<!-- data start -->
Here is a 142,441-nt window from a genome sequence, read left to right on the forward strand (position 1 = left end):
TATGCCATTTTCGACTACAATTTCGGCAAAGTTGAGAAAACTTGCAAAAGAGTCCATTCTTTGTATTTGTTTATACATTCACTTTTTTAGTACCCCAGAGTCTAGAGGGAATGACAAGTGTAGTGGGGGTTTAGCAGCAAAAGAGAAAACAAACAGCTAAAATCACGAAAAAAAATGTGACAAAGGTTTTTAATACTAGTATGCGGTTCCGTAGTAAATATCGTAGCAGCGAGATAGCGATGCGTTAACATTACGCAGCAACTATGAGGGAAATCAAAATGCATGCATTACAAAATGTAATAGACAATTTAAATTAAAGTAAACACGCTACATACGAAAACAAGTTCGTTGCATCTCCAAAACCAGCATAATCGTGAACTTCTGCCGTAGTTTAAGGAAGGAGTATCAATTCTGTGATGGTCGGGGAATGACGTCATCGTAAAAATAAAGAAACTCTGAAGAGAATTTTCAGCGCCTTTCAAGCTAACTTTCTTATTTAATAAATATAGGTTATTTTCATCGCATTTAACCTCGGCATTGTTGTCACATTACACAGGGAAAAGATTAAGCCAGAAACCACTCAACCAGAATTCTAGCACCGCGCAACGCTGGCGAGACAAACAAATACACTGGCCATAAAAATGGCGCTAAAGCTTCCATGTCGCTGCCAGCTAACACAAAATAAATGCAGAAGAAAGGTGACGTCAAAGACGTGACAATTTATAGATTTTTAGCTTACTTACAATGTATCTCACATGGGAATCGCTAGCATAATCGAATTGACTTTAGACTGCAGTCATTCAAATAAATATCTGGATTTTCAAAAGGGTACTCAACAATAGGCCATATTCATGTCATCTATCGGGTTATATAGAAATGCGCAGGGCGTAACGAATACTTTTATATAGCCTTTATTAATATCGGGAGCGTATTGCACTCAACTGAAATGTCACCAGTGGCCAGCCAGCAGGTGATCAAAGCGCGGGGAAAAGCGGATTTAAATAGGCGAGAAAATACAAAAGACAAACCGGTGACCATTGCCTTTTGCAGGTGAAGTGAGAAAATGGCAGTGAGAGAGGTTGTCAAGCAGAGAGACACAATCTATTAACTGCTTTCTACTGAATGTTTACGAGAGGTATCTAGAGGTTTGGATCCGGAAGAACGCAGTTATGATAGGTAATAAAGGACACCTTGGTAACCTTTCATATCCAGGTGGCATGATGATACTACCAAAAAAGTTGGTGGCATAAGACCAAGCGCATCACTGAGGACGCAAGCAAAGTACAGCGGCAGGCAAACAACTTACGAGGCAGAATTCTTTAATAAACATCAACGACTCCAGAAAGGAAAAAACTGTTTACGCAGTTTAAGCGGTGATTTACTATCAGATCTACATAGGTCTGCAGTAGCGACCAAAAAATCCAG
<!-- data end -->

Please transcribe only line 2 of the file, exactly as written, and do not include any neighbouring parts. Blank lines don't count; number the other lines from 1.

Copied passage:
TATGCCATTTTCGACTACAATTTCGGCAAAGTTGAGAAAACTTGCAAAAGAGTCCATTCTTTGTATTTGTTTATACATTCACTTTTTTAGTACCCCAGAGTCTAGAGGGAATGACAAGTGTAGTGGGGGTTTAGCAGCAAAAGAGAAAACAAACAGCTAAAATCACGAAAAAAAATGTGACAAAGGTTTTTAATACTAGTATGCGGTTCCGTAGTAAATATCGTAGCAGCGAGATAGCGATGCGTTAACATTACGCAGCAACTATGAGGGAAATCAAAATGCATGCATTACAAAATGTAATAGACAATTTAAATTAAAGTAAACACGCTACATACGAAAACAAGTTCGTTGCATCTCCAAAACCAGCATAATCGTGAACTTCTGCCGTAGTTTAAGGAAGGAGTATCAATTCTGTGATGGTCGGGGAATGACGTCATCGTAAAAATAAAGAAACTCTGAAGAGAATTTTCAGCGCCTTTCAAGCTAACTTTCTTATTTAATAAATATAGGTTATTTTCATCGCATTTAACCTCGGCATTGTTGTCACATTACACAGGGAAAAGATTAAGCCAGAAACCACTCAACCAGAATTCTAGCACCGCGCAACGCTGGCGAGACAAACAAATACACTGGCCATAAAAATGGCGCTAAAGCTTCCATGTCGCTGCCAGCTAACACAAAATAAATGCAGAAGAAAGGTGACGTCAAAGACGTGACAATTTATAGATTTTTAGCTTACTTACAATGTATCTCACATGGGAATCGCTAGCATAATCGAATTGACTTTAGACTGCAGTCATTCAAATAAATATCTGGATTTTCAAAAGGGTACTCAACAATAGGCCATATTCATGTCATCTATCGGGTTATATAGAAATGCGCAGGGCGTAACGAATACTTTTATATAGCCTTTATTAATATCGGGAGCGTATTGCACTCAACTGAAATGTCACCAGTGGCCAGCCAGCAGGTGATCAAAGCGCGGGGAAAAGCGGATTTAAATAGGCGAGAAAATACAAAAGACAAACCGGTGACCATTGCCTTTTGCAGGTGAAGTGAGAAAATGGCAGTGAGAGAGGTTGTCAAGCAGAGAGACACAATCTATTAACTGCTTTCTACTGAATGTTTACGAGAGGTATCTAGAGGTTTGGATCCGGAAGAACGCAGTTATGATAGGTAATAAAGGACACCTTGGTAACCTTTCATATCCAGGTGGCATGATGATACTACCAAAAAAGTTGGTGGCATAAGACCAAGCGCATCACTGAGGACGCAAGCAAAGTACAGCGGCAGGCAAACAACTTACGAGGCAGAATTCTTTAATAAACATCAACGACTCCAGAAAGGAAAAAACTGTTTACGCAGTTTAAGCGGTGATTTACTATCAGATCTACATAGGTCTGCAGTAGCGACCAAAAAATCCAG